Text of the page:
“A TelAmerican Horror Story” is a very funny episode of Workaholics featuring a fantastic guest star—I just wanted to get that out of the way right at the start—but it’s significantly hampered by intrusive product placement. I had the benefit of a screener, so I don’t know if this will prove to be as obnoxious as that overly intrusive instance of Tessa’s obsession with a new Microsoft Surface on Suburgatory, but conceptually, I hated every appearance of Dr. Pepper Ten, and it turned what would’ve been a very good episode into far more of a mixed bag.
The obnoxious and baffling sexism of that Dr. Pepper Ten campaign still amazes me. Dr. Pepper has decided that since diet sodas code female, that somehow 10, all the way down from something like 150, is downright manly and deserving of an entire ad campaign designed around male entertainment stereotypes combined with dialogue denying the product to women. What’s worse is that the brand is expanding to other drinks owned by Dr. Pepper. That doesn’t really have any bearing on this episode, but associating those commercials with this show didn’t fit right.
These are the kind of guys who would embrace Dr. Pepper Ten, but taking the product placement money, and then writing the soda into the plot as the item that exorcises Adam’s demons, doesn’t fit with how my understanding of the difference between Anders, Adam, and Blake and their respective characters works. [UPDATE: Per Blake Anderson’s Twitter, the use of Dr. Pepper Ten throughout the episode (in each act) isn’t product placement, but by choice. Generally, if you have to clarify that something is not product placement, it’s effectively product placement, so the point on its distraction still stands.]
During the Reddit AMA the trio did a few weeks ago, Blake said the characters are “just dumber versions of ourselves.” Anders told someone that to become a telemarketer all you had to do was “fuck up at everything in life.” Combining that semi-serious answer and the humorous one, you get that these characters are what the trio would be if they had fucked up at everything. Taking Dr. Pepper money and inserting it in the show as a plot device isn’t the right move, and it can’t just be played off as something these guys would drink and embrace, because it’s a conscious behind-the-scenes decision to put it there.
The worst part about the Dr. Pepper Ten placement is that it effectively ruined a strong episode for me. Right from the start, Adam’s inability to handle horror films is funny, compared to Blake and Anders watching without any problems. The sequence where Adam stays up all night running around, eating, and masturbating is one of the more visually dynamic scenes Workaholics has ever done, plus it ended in a great sight gag of him huddled in a corner, eyes taped open, with a knife on every fan blade around him.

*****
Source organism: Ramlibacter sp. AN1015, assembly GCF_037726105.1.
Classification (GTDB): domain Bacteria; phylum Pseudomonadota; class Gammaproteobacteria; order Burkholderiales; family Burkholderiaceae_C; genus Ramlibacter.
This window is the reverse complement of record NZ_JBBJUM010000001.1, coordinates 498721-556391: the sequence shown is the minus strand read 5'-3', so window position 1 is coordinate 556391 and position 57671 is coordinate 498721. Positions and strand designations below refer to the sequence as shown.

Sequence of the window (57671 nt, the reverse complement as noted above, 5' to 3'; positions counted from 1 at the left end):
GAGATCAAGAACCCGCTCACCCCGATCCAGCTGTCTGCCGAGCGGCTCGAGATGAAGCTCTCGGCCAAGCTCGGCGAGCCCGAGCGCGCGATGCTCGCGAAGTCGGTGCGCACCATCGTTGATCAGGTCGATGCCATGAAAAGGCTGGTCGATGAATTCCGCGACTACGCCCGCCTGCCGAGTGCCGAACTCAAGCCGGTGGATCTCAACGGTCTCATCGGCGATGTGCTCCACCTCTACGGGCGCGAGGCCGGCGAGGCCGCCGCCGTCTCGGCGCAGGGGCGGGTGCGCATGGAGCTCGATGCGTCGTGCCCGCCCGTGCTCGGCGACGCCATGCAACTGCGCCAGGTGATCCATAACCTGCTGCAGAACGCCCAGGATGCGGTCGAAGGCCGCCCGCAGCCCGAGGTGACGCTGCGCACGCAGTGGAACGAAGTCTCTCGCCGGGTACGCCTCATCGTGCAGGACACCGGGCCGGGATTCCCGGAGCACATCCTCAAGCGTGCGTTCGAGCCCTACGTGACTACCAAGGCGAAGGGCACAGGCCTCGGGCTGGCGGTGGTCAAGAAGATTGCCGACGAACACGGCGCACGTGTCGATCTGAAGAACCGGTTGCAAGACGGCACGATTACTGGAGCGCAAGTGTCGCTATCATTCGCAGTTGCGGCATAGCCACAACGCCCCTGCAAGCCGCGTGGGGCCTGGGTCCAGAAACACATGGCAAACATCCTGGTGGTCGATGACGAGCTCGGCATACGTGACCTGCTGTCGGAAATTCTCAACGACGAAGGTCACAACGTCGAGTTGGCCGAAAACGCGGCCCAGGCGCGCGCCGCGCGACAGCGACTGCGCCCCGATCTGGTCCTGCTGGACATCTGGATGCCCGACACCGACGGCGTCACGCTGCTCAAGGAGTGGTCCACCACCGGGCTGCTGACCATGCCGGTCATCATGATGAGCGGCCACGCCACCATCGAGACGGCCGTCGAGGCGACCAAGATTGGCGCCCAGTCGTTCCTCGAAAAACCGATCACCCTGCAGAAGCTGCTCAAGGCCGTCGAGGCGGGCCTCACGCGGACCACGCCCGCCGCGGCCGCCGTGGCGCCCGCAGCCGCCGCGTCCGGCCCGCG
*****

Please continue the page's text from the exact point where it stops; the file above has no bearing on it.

The buildup in the office, from the basement cleanup to Alice and Jillian’s overreaction to the painting, to Adam’s continually jumpy attitude (and overreliance on energy drinks) worked. Robert Englund is also stellar as Dr. TelAmeriCorp/Josh, the creepily affectionate gnarled man in the portrait who haunts Adam’s sleep-deprived hallucinations.
And hey, Vulture may have jumped the gun a bit (the screeners weren’t labeled properly, which I assume led to the mix-up), but that Hatchet joke was pretty great (even if Vulture completely throws The Giver under the bus for a worse book). Even better, that reference comes back in the form of a sort-of Shining reference once Adam goes nuts and acts possessed with the hatchet thanks to getting no sleep from watching horror movies. There are other great references—the Sunny D shout out deserves a mention—and every minute provides some kind of quotable line.
The final resolution is problematic though, as Blake and Anders take a restrained Adam up to the roof—where Anders is distracted by the glory of a supermoon—and then use Anders’ flask of Dr. Pepper Ten in a moronic ritual
I’m all for the wacky send-up of horror films, and this episode was a lot funnier than other horror-tinged episodes of other shows, but that product placement is just so damn distracting and high-profile. To tie it into how the plot resolves by making it some kind of salve is too much, even for a ridiculous exorcism of a guy so sleep deprived he’s hallucinating Robert Englund. It’s as simple as changing the name of the soda, but perhaps that increased budget enabled the show to get Englund in the first place. Whatever the reason, the Dr. Pepper Ten placement is distracting, and associating with a willfully sexist ad campaign when the underlying idea is to mock these caricatures feels disingenuous.
- I liked the way the show explained the actual origin of the painting, and I think it ties into next week’s episode title in an interesting way. But the guys have said before that they’re not really engaging in serialization, so that could be totally off.
- Bill really should not have a babysitting service. I cannot stress that enough.
- “So I could fuck it, Anders.”
- Best line of the episode goes to Jillian, to Bill: “You can’t say the words ‘children’ and ‘passion’ and have your face.”
- “I’m not just sure; I’m HIV positive.”